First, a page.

Not surprisingly, the two bright spots in yesterday’s job report were construction and health care. However, one might take note.U.S. employers added only 78,000 payrolls for May, and that was after a birth/death ratio of 205,000. Some time in the coming months, I expect the monthly payrolls number to be a negative one. Lowering interest rates from these already low levels will not create jobs. According to the June 2005 Duke University/CFO magazine Business Outlook Survey of 602 chief financial officers, CFO optimism is at a three year low. They expect health-care costs to rise nearly 9% in the coming year, and this is a major issue of concern. Other concerns are high fuel prices, reduced pricing power, and the possibility of increased interest rates. Many expect the Fed to raise short-term rates in June and again in the coming months. As a result of these factors, corporate executives are reducing their capital spending plans.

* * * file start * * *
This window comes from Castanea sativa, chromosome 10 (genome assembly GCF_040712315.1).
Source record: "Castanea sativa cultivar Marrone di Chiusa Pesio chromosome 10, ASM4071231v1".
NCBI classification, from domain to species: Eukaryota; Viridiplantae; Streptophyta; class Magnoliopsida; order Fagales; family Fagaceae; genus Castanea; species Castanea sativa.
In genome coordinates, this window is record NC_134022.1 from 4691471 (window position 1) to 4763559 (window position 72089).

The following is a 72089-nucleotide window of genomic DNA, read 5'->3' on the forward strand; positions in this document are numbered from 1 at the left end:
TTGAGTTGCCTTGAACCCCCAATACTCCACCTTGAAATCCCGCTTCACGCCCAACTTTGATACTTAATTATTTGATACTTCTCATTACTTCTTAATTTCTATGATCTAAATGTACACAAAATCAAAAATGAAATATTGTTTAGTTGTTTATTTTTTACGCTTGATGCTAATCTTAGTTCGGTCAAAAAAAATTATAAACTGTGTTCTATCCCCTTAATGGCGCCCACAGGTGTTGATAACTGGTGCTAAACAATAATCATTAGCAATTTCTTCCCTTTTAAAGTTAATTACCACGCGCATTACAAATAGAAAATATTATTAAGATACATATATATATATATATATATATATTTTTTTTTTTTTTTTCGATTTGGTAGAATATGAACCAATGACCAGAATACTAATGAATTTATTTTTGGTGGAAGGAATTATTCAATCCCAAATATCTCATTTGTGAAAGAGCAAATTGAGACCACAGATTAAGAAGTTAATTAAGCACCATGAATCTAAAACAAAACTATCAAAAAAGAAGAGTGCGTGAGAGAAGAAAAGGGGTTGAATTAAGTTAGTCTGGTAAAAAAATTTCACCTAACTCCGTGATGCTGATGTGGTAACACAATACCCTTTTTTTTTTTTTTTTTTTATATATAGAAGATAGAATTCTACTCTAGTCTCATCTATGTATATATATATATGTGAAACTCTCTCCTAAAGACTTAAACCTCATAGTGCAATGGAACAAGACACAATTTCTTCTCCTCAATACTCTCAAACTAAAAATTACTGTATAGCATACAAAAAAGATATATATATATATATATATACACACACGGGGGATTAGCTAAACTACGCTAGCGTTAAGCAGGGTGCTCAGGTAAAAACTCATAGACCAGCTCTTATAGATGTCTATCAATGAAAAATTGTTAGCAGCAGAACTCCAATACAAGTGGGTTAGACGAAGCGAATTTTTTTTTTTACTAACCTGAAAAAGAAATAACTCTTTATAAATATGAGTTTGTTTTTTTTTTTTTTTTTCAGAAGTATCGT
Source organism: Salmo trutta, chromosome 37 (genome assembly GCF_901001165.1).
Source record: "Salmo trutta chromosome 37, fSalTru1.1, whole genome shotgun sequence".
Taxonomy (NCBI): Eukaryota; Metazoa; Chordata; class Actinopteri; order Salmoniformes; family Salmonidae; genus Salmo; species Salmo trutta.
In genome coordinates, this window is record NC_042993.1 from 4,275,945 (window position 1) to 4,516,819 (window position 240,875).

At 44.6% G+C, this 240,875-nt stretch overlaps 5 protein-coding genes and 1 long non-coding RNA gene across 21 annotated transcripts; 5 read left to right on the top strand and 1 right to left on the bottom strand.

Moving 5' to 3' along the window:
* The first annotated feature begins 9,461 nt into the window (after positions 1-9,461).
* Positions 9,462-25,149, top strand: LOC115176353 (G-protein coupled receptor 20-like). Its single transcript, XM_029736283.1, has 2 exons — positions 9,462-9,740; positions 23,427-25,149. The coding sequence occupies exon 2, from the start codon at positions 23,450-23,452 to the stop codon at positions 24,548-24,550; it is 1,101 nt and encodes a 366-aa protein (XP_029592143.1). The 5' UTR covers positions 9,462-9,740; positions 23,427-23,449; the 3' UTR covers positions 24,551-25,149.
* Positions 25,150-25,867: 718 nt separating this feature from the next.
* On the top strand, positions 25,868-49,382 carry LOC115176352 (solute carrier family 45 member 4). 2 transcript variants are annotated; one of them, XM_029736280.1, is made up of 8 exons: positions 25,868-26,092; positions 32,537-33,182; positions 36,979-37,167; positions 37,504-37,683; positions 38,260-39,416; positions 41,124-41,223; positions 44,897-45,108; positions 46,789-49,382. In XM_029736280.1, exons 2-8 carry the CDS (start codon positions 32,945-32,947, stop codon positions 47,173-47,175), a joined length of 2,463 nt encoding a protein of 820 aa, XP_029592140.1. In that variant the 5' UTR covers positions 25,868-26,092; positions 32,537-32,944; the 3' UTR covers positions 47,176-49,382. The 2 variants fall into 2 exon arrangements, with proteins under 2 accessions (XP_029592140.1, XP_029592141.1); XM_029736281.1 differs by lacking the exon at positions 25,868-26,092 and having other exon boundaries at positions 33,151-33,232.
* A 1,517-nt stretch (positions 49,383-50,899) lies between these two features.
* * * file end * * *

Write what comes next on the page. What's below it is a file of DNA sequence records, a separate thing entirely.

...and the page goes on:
Activity in the U.S. non-manufacturing sectors slowed in May. The ISM non-manufacturing sentiment index fell to 58.5% from 61.7% in April.

Paul Kasriel: “Home equity loans on the books of U.S. commercial banks totaled $419 billion at the end of April…The growth rate of these loans has accelerated since the end of 1999. In fact, the compound annual growth rate of home equity loans on the books of commercial banks from December 1999 through April 2005 was 30.5%. Home equity loans are the fastest growing major category of commercial bank earning assets. Home equity loans now account for 6.6% to bank earning assets- up from 2.4% at the end of 1999.”